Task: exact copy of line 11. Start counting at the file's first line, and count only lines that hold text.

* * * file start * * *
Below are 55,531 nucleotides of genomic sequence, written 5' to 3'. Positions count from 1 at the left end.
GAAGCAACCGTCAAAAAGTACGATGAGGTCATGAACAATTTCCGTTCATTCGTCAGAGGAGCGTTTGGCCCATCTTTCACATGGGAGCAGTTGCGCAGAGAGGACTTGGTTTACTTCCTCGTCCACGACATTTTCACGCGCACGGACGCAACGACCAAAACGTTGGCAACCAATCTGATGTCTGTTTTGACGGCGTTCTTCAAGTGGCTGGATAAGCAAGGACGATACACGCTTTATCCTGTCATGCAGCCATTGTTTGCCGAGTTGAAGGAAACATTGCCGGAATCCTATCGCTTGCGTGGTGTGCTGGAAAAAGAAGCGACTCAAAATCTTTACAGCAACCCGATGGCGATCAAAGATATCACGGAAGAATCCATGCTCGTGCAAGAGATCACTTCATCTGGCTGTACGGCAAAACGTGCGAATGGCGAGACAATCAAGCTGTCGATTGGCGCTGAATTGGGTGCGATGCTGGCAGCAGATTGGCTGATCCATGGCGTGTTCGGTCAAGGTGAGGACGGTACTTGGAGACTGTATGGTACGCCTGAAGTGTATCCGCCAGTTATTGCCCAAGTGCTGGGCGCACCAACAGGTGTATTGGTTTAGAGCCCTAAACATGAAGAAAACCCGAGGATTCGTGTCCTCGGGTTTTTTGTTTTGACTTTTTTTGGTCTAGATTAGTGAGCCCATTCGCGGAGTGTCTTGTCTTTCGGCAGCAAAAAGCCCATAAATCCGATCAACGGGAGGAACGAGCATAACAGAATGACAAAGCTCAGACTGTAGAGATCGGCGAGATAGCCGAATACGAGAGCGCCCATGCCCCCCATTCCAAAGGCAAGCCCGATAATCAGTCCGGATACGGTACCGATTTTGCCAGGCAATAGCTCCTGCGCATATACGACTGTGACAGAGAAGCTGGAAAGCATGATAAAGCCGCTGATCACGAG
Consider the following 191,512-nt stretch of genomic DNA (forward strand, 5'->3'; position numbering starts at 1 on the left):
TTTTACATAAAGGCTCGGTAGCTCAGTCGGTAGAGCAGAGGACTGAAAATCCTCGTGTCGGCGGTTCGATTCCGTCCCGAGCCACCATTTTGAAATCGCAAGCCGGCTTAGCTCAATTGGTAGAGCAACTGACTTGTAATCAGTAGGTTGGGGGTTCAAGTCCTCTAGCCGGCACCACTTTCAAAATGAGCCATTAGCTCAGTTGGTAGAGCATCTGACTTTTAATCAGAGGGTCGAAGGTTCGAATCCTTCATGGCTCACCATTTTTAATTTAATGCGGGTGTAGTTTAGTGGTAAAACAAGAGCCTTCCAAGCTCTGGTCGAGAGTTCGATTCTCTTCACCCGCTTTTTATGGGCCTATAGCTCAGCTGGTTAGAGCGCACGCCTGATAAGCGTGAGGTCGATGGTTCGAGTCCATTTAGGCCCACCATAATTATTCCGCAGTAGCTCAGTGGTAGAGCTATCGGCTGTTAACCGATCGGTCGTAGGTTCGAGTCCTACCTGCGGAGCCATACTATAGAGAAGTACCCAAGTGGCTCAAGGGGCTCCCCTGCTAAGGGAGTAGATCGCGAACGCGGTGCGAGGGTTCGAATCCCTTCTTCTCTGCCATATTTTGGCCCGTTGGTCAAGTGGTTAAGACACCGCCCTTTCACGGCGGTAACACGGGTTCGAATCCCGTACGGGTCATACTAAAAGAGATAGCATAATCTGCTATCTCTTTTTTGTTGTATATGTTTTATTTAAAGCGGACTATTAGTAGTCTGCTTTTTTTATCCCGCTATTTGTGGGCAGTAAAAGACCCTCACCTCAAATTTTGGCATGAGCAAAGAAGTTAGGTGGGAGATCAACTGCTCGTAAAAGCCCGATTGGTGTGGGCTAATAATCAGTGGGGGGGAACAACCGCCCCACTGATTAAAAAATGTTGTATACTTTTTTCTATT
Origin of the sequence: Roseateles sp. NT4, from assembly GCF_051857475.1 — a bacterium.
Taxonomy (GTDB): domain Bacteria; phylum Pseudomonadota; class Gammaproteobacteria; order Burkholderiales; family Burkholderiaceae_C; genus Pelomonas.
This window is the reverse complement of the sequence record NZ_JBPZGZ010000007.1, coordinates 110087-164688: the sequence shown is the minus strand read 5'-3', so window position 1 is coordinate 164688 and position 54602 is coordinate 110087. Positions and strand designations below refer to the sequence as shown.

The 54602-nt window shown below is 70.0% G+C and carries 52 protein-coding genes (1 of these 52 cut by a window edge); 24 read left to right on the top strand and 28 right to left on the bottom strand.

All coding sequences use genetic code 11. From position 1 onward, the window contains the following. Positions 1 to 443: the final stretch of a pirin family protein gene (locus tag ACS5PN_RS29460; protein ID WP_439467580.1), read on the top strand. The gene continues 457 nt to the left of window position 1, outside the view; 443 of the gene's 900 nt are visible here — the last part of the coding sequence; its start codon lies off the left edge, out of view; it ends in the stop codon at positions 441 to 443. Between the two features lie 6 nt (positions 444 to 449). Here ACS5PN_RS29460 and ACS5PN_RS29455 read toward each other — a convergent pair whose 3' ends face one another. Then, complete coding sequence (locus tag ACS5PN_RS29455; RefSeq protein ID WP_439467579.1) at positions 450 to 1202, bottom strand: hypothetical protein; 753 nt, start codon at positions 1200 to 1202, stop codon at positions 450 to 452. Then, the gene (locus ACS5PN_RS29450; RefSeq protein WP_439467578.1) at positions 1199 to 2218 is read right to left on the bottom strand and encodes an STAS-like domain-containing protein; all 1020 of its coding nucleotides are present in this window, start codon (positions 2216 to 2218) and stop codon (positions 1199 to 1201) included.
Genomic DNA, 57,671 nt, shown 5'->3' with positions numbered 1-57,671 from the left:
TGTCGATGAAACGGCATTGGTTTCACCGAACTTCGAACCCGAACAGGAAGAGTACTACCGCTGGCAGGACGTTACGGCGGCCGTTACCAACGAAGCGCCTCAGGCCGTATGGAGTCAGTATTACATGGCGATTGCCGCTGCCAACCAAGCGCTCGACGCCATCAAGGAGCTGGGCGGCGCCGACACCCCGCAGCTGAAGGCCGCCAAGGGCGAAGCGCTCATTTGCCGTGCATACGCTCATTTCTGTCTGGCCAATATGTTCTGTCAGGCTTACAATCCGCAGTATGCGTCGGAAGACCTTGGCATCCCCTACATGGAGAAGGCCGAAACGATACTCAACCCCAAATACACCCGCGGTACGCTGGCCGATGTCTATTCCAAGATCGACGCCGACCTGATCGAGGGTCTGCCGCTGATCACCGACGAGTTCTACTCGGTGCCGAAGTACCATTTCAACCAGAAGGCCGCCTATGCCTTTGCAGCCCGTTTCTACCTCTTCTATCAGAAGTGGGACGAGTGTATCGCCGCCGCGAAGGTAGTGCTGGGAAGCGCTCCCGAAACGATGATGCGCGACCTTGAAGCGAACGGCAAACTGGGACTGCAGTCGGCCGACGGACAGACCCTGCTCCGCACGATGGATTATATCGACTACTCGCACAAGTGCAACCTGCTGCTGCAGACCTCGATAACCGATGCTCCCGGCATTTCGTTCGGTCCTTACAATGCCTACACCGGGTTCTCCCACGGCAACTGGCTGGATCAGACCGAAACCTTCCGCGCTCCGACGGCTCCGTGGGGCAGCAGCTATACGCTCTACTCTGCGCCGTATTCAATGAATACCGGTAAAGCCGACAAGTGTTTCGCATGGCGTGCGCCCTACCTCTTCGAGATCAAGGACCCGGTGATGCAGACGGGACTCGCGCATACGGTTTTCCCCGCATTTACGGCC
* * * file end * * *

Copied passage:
TGTCGATGAAACGGCATTGGTTTCACCGAACTTCGAACCCGAACAGGAAGAGTACTACCGCTGGCAGGACGTTACGGCGGCCGTTACCAACGAAGCGCCTCAGGCCGTATGGAGTCAGTATTACATGGCGATTGCCGCTGCCAACCAAGCGCTCGACGCCATCAAGGAGCTGGGCGGCGCCGACACCCCGCAGCTGAAGGCCGCCAAGGGCGAAGCGCTCATTTGCCGTGCATACGCTCATTTCTGTCTGGCCAATATGTTCTGTCAGGCTTACAATCCGCAGTATGCGTCGGAAGACCTTGGCATCCCCTACATGGAGAAGGCCGAAACGATACTCAACCCCAAATACACCCGCGGTACGCTGGCCGATGTCTATTCCAAGATCGACGCCGACCTGATCGAGGGTCTGCCGCTGATCACCGACGAGTTCTACTCGGTGCCGAAGTACCATTTCAACCAGAAGGCCGCCTATGCCTTTGCAGCCCGTTTCTACCTCTTCTATCAGAAGTGGGACGAGTGTATCGCCGCCGCGAAGGTAGTGCTGGGAAGCGCTCCCGAAACGATGATGCGCGACCTTGAAGCGAACGGCAAACTGGGACTGCAGTCGGCCGACGGACAGACCCTGCTCCGCACGATGGATTATATCGACTACTCGCACAAGTGCAACCTGCTGCTGCAGACCTCGATAACCGATGCTCCCGGCATTTCGTTCGGTCCTTACAATGCCTACACCGGGTTCTCCCACGGCAACTGGCTGGATCAGACCGAAACCTTCCGCGCTCCGACGGCTCCGTGGGGCAGCAGCTATACGCTCTACTCTGCGCCGTATTCAATGAATACCGGTAAAGCCGACAAGTGTTTCGCATGGCGTGCGCCCTACCTCTTCGAGATCAAGGACCCGGTGATGCAGACGGGACTCGCGCATACGGTTTTCCCCGCATTTACGGCC